66 years of memories: Shrine was the pride of the lost district
Aug. 17, 2011
Object of worship from A-bombed shrine still safely preserved
by Junpei Fujimura, Staff Writer
A Hiroshima district known as Tenjin-machi was completely destroyed by the atomic bombing of August 6, 1945. After the war, most of the Tenjin-machi area was transformed into Hiroshima Peace Memorial Park. The former district was named after the Tenmangu Shrine, nicknamed Tenjin-san, which was located in the area. An object of worship from the shrine, a symbol of the shrine's deity, managed to survive the blast and is now quietly enshrined at Sorasayainao Shrine. Former residents of the district who heard this news came to Sorasayainao Shrine to pray to the deity of Tenmangu Shrine for the first time in 66 years, appealing for the reconstruction of Tenmangu Shrine.
The object of worship is a wooden statue of Sugawara-no-Michizane, a legendary figure of academic excellence in old Japan. Tadashi Watanabe, 84, a resident of Naka Ward, and Kanji Yamasaki, 83, a resident of Fuchu Town in Hiroshima Prefecture, bowed deeply in prayer before the statue. In the serene setting, with only a chorus of whirring cicadas breaking the silence, Mr. Watanabe murmured, “What a marvelous twist of fate. I never thought I would pray to this deity again.” Mr. Yamasaki nodded his head in agreement.
Tenmangu Shrine, beloved by the community as Tenjin-san, stood about 600 meters from the hypocenter. The shrine structure was completely gutted by fire with only its sacred columns and guardian dogs, made of stone, withstanding the flames. The object of worship, however, survived the blast intact, as it had been evacuated from the grounds before the bombing. It is unknown where the statue was kept at that time. After the war, the shrine was not reconstructed and the statue came to be preserved at the house of the head priest, which was rebuilt near the shrine.
But then the priest and his wife passed away. Since 1988, Yoshiaki Uchida, 61, the head priest of Sorasayainao Shrine, has continued to provide a place of safekeeping.
Before the war, Tenjin-san was a source of pride for the people of the Tenjin-machi district. For the shrine's summer festival held every year in June, the road running from south to north through the area was lined for several hundred meters with street vendors. Recalling those days, Mr. Yamasaki said, “The lively atmosphere of the festival was much like the Tokasan Festival, a big festival that now marks the arrival of summer in Hiroshima.” Inspired by the deity of academic excellence, a calligraphy contest for elementary school students was also held every year.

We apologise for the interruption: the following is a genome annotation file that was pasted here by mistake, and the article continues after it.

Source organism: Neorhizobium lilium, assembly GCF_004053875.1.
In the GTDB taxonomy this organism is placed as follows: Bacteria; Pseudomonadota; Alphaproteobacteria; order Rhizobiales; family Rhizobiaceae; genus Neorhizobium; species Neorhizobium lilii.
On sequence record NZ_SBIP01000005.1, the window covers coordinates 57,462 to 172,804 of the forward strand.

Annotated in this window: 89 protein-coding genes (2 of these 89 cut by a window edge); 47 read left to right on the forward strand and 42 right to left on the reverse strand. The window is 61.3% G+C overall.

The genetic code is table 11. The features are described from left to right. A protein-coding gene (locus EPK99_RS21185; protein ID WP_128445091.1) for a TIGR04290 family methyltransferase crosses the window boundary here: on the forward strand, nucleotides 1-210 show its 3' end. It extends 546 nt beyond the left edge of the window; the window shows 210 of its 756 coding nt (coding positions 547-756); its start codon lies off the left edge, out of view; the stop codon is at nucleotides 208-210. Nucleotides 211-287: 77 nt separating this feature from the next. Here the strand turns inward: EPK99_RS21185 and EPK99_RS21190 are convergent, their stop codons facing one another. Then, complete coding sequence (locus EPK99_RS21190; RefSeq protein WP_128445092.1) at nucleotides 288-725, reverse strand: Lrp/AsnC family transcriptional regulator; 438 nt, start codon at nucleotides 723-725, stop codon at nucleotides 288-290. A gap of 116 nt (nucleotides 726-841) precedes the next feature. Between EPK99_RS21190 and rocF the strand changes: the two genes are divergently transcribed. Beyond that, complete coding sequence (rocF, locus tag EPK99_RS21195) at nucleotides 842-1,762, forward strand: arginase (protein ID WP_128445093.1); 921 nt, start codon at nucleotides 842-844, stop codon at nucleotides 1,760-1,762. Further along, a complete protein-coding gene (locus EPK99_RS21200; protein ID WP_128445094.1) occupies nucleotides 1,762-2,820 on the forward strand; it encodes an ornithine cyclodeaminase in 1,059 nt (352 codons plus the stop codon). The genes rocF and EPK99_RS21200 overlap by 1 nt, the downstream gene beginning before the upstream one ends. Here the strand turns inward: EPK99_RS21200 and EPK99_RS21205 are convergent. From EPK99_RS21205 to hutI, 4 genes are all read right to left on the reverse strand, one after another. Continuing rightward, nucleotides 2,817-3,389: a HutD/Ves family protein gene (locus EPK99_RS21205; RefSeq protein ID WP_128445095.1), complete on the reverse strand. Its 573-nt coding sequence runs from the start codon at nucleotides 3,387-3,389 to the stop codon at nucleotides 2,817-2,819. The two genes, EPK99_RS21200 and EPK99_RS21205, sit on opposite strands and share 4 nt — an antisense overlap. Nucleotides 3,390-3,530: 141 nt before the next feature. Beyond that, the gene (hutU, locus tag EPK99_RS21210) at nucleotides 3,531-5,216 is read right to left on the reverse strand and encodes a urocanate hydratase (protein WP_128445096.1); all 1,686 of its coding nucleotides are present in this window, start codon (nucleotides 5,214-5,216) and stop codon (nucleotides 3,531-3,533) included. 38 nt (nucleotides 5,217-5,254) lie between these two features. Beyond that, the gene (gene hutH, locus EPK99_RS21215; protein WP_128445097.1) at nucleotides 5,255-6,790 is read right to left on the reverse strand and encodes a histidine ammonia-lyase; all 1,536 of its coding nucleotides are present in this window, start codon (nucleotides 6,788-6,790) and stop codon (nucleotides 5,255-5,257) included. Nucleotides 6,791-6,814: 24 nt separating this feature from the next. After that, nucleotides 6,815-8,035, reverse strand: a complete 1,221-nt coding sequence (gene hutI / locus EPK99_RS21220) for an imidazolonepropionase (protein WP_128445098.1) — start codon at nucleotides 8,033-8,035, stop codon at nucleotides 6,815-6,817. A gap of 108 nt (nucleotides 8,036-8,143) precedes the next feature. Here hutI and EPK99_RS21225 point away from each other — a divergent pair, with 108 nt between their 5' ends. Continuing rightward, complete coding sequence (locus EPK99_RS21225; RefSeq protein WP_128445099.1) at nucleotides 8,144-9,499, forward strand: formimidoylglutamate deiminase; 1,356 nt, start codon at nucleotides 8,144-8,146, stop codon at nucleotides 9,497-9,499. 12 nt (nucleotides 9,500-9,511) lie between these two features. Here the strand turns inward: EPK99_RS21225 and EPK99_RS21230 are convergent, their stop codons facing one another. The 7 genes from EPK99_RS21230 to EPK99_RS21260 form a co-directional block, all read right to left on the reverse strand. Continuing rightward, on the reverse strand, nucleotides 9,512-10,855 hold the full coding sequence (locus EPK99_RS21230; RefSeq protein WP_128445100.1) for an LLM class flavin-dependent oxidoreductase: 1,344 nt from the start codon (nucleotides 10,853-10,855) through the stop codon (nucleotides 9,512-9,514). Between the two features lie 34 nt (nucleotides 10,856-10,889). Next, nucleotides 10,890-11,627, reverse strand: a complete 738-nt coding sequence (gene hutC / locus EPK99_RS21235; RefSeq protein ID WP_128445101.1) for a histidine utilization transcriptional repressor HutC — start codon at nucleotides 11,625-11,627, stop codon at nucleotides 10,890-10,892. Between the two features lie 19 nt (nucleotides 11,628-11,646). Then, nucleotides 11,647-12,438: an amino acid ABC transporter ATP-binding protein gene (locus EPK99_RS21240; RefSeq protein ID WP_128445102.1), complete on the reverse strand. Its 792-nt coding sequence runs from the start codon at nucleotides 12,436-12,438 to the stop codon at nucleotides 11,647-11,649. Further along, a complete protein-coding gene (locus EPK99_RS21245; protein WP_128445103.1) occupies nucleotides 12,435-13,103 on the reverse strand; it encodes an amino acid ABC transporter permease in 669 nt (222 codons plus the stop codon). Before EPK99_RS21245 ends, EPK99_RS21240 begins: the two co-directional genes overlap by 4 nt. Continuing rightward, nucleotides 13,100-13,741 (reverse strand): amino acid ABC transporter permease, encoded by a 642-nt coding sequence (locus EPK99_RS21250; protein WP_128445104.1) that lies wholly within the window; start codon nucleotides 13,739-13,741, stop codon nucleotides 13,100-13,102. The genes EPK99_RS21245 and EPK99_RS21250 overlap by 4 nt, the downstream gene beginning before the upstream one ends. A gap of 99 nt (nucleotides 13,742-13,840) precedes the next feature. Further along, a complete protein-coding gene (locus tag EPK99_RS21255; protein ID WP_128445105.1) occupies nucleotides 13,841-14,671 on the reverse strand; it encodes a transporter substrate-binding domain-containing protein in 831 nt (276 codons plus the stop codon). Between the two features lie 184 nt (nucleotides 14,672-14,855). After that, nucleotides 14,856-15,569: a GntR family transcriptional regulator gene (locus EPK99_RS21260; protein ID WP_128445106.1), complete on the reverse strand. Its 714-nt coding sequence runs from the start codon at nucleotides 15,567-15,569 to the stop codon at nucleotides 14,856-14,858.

The summer festival and the calligraphy contest, however, were suspended during the war and the atomic bombing erased all traces of the district and the pre-war lives of the residents. Mr. Watanabe lost all six members of his family, and Mr. Yamasaki lost a total of 11 family members and relatives, including his mother. After the bombing, both men were forced to endure on their own. In the post-war period, Peace Memorial Park and Peace Boulevard were constructed on the land once occupied by Tenjin-machi. In 1965, when the names of Hiroshima districts changed, “Tenjin-machi” disappeared from city maps.
Although the Tenmangu Shrine remains on the official registry of religious corporations as “Tenmanjinja Shrine” to this day, its surviving parishioners became scattered after the war. Reverend Uchida, who keeps the object of worship in his care, built a small temporary shrine in 1994 on the former Tenmangu Shrine grounds, south of Peace Boulevard, where the sacred columns and guardian dogs have lingered. Reverend Uchida has been looking into the possibility of reconstructing the old shrine.
The Tenmangu Shrine reportedly came to Hiroshima about 400 years ago, when Terumoto Mori built Hiroshima Castle. The shrine was transferred to the district from present-day Akitakata City in Hiroshima Prefecture, which had been the base for the Mori clan. Masayuki Miura, a professor at Hiroshima University and an expert in cultural assets, viewed a photo of the Shinto statue and said, “The statue is superbly carved and also shows some errors in the style of its costuming. Based on this, I believe that the statue was created in Kyoto in the 16th century when there was some confusion over the ancient court practices.”
Hearing this appraisal of the statue handed down from the period of the Mori clan, Mr. Watanabe said, “Because of the atomic bombing, all the people and things connecting me to my old neighborhood were lost. And the memories, too, are fading. I hope I can be of help in reconstructing the shrine by recounting the activities of the area and the lives of its residents at that time.”
(Originally published on August 3, 2011)